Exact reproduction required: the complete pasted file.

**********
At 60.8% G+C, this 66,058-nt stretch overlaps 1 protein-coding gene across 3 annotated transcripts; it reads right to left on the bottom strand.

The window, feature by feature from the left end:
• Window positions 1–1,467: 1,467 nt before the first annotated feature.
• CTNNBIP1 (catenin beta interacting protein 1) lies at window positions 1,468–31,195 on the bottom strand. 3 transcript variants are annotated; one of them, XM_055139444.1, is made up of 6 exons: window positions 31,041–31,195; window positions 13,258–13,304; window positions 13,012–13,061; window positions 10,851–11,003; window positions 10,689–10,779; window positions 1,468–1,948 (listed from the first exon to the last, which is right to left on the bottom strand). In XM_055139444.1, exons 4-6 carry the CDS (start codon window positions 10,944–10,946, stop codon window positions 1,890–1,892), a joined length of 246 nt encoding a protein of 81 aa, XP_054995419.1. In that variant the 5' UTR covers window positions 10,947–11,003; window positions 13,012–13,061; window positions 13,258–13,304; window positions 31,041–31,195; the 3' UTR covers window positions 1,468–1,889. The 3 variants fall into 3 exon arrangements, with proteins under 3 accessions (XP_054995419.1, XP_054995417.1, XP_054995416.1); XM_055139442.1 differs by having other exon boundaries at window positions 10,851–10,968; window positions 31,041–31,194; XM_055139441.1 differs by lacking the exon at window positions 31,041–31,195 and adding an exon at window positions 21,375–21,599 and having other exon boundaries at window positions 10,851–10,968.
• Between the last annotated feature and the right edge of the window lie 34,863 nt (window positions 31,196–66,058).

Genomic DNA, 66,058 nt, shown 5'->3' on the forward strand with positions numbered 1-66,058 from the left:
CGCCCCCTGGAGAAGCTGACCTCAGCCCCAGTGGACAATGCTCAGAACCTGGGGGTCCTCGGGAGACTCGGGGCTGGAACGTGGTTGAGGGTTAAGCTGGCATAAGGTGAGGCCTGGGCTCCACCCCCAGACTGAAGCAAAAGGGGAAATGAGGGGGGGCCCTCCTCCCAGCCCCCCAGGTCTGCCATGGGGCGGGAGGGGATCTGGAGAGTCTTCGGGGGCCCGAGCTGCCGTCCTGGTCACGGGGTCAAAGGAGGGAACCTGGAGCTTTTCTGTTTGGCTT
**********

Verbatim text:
At 60.8% G+C, this 66,058-nt stretch overlaps 1 protein-coding gene across 3 annotated transcripts; it reads right to left on the bottom strand.

The window, feature by feature from the left end:
• Window positions 1–1,467: 1,467 nt before the first annotated feature.
• CTNNBIP1 (catenin beta interacting protein 1) lies at window positions 1,468–31,195 on the bottom strand. 3 transcript variants are annotated; one of them, XM_055139444.1, is made up of 6 exons: window positions 31,041–31,195; window positions 13,258–13,304; window positions 13,012–13,061; window positions 10,851–11,003; window positions 10,689–10,779; window positions 1,468–1,948 (listed from the first exon to the last, which is right to left on the bottom strand). In XM_055139444.1, exons 4-6 carry the CDS (start codon window positions 10,944–10,946, stop codon window positions 1,890–1,892), a joined length of 246 nt encoding a protein of 81 aa, XP_054995419.1. In that variant the 5' UTR covers window positions 10,947–11,003; window positions 13,012–13,061; window positions 13,258–13,304; window positions 31,041–31,195; the 3' UTR covers window positions 1,468–1,889. The 3 variants fall into 3 exon arrangements, with proteins under 3 accessions (XP_054995419.1, XP_054995417.1, XP_054995416.1); XM_055139442.1 differs by having other exon boundaries at window positions 10,851–10,968; window positions 31,041–31,194; XM_055139441.1 differs by lacking the exon at window positions 31,041–31,195 and adding an exon at window positions 21,375–21,599 and having other exon boundaries at window positions 10,851–10,968.
• Between the last annotated feature and the right edge of the window lie 34,863 nt (window positions 31,196–66,058).

Genomic DNA, 66,058 nt, shown 5'->3' on the forward strand with positions numbered 1-66,058 from the left:
CGCCCCCTGGAGAAGCTGACCTCAGCCCCAGTGGACAATGCTCAGAACCTGGGGGTCCTCGGGAGACTCGGGGCTGGAACGTGGTTGAGGGTTAAGCTGGCATAAGGTGAGGCCTGGGCTCCACCCCCAGACTGAAGCAAAAGGGGAAATGAGGGGGGGCCCTCCTCCCAGCCCCCCAGGTCTGCCATGGGGCGGGAGGGGATCTGGAGAGTCTTCGGGGGCCCGAGCTGCCGTCCTGGTCACGGGGTCAAAGGAGGGAACCTGGAGCTTTTCTGTTTGGCTT